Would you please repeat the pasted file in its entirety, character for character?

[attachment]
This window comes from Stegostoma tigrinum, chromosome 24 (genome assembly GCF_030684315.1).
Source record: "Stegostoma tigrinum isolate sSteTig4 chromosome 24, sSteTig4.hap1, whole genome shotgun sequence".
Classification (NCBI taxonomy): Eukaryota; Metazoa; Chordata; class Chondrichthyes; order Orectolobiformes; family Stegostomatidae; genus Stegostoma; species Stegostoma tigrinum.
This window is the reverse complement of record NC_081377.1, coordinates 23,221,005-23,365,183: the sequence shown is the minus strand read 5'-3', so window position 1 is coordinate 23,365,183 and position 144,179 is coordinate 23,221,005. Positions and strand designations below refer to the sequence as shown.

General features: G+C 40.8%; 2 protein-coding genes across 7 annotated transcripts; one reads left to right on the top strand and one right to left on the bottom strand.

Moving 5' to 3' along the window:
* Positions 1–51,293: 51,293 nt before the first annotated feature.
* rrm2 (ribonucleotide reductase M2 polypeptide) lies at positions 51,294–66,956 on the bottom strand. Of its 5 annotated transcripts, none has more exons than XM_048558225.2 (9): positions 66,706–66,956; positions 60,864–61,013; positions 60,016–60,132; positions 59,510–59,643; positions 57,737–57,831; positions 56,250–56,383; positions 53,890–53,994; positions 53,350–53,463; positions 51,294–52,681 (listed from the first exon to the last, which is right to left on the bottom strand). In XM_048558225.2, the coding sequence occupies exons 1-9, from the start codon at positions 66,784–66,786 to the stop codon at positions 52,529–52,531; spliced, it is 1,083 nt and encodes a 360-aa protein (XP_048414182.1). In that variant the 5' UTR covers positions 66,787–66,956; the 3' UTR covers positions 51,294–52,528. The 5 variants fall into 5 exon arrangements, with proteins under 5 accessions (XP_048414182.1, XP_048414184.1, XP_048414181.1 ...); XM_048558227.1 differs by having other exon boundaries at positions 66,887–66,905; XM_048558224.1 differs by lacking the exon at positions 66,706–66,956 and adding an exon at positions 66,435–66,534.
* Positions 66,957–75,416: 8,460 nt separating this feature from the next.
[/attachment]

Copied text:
This window comes from Stegostoma tigrinum, chromosome 24 (genome assembly GCF_030684315.1).
Source record: "Stegostoma tigrinum isolate sSteTig4 chromosome 24, sSteTig4.hap1, whole genome shotgun sequence".
Classification (NCBI taxonomy): Eukaryota; Metazoa; Chordata; class Chondrichthyes; order Orectolobiformes; family Stegostomatidae; genus Stegostoma; species Stegostoma tigrinum.
This window is the reverse complement of record NC_081377.1, coordinates 23,221,005-23,365,183: the sequence shown is the minus strand read 5'-3', so window position 1 is coordinate 23,365,183 and position 144,179 is coordinate 23,221,005. Positions and strand designations below refer to the sequence as shown.

General features: G+C 40.8%; 2 protein-coding genes across 7 annotated transcripts; one reads left to right on the top strand and one right to left on the bottom strand.

Moving 5' to 3' along the window:
* Positions 1–51,293: 51,293 nt before the first annotated feature.
* rrm2 (ribonucleotide reductase M2 polypeptide) lies at positions 51,294–66,956 on the bottom strand. Of its 5 annotated transcripts, none has more exons than XM_048558225.2 (9): positions 66,706–66,956; positions 60,864–61,013; positions 60,016–60,132; positions 59,510–59,643; positions 57,737–57,831; positions 56,250–56,383; positions 53,890–53,994; positions 53,350–53,463; positions 51,294–52,681 (listed from the first exon to the last, which is right to left on the bottom strand). In XM_048558225.2, the coding sequence occupies exons 1-9, from the start codon at positions 66,784–66,786 to the stop codon at positions 52,529–52,531; spliced, it is 1,083 nt and encodes a 360-aa protein (XP_048414182.1). In that variant the 5' UTR covers positions 66,787–66,956; the 3' UTR covers positions 51,294–52,528. The 5 variants fall into 5 exon arrangements, with proteins under 5 accessions (XP_048414182.1, XP_048414184.1, XP_048414181.1 ...); XM_048558227.1 differs by having other exon boundaries at positions 66,887–66,905; XM_048558224.1 differs by lacking the exon at positions 66,706–66,956 and adding an exon at positions 66,435–66,534.
* Positions 66,957–75,416: 8,460 nt separating this feature from the next.